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The year was 1998.
Fran Carrico was just about to graduate with a bachelor’s from Bellarmine College (now university) when she found out news that would completely change her life: she was diagnosed with Hodgkin’s disease.
She had gone to the doctor to find out about a knot on the left side of her chest. About a month later, she was diagnosed with cancer.
She was only 21 at the time, though, and the intricate details of what she had just been told didn’t quite sink in, according to Carrico.
“I don’t think you can truly grasp the complexity that is involved with something like that at that age,” Carrico said. “You think you’re 10 feet tall and bulletproof.”
Carrico admits that if the circumstances had been different, she’s not sure what would have happened.
Doctors told her that 20 years before her diagnosis, they couldn’t have helped her.
She says that if she found out today, now married with children, she would have had much more to worry about.
Even though the situation in front of her was incredibly difficult, Carrico chose to look at the positives.
And the doctors said there was hope of overcoming the deadly disease, on one condition.
“The doctors told me — they were just great doctors — they said, ‘We go for the cure now,’” Carrico said.
Carrico would undergo five months of chemotherapy and five weeks of radiation.
During this time, the most encouraging thing for her — throughout the process — was the support she received from Washington County.
“This community was excellent for me,” Carrico said. “There’s not a day I didn’t get a card in the mailbox. Some of the people I didn’t even know. It was an uplifting thing for me.”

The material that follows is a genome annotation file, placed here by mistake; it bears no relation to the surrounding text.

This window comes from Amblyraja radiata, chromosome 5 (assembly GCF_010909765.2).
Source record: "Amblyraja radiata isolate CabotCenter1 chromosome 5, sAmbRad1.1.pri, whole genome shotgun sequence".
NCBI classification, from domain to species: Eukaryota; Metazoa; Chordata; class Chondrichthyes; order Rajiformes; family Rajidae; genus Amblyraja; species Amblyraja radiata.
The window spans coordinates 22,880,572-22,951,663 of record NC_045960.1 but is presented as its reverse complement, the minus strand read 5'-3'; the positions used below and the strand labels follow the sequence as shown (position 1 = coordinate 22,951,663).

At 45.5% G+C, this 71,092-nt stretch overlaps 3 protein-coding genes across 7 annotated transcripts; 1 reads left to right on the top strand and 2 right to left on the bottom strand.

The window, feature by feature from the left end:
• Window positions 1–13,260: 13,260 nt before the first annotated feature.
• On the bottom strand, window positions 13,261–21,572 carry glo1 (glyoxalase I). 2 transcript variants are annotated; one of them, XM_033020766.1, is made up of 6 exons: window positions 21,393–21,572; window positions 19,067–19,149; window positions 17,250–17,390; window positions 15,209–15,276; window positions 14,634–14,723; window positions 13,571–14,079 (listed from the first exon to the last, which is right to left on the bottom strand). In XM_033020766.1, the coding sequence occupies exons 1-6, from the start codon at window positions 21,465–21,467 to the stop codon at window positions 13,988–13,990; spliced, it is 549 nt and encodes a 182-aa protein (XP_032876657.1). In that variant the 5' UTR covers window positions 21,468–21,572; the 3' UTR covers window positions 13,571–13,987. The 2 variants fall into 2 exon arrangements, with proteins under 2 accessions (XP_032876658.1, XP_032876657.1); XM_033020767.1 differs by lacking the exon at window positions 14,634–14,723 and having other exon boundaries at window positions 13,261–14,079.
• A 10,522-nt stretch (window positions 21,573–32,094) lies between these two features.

After the grueling six-plus months of treatments, Carrico eventually came back with clean reports.
And 10 years later, she was completely released from her doctor’s care, now only having to get a mammogram and thyroid test each year.
Unsurprisingly, the entire experience changed Carrico’s view of the world.
“It makes you look at life differently; you don’t fret as much, and you’re thankful for what you have,” Carrico said. “You start living each day to its fullest. You start enjoying yourself and start surrounding yourself with good people, good friends … It just completely changes your outlook on life.”
Carrico had two messages for those recently diagnosed with cancer: Look to your community and be grateful for how far the research has come.
“There are so many people out there that will support you. Research has come so far. Just amazing the progress that we have actually made.”
According to her, one of the best ways the community embraces cancer survivors is Washington County’s annual Relay for Life event, something she started going to soon after she found out her diagnosis.
“I still try to make sure I go every year and participate in the survivors’ walk,” Carrico said. “I hope new survivors come out to the rally Saturday night. Just look at the survivors’ lap and you’ll say, ‘Wow! They had cancer. I didn’t know that.’ Hopefully that will make them feel like I can do this, too.”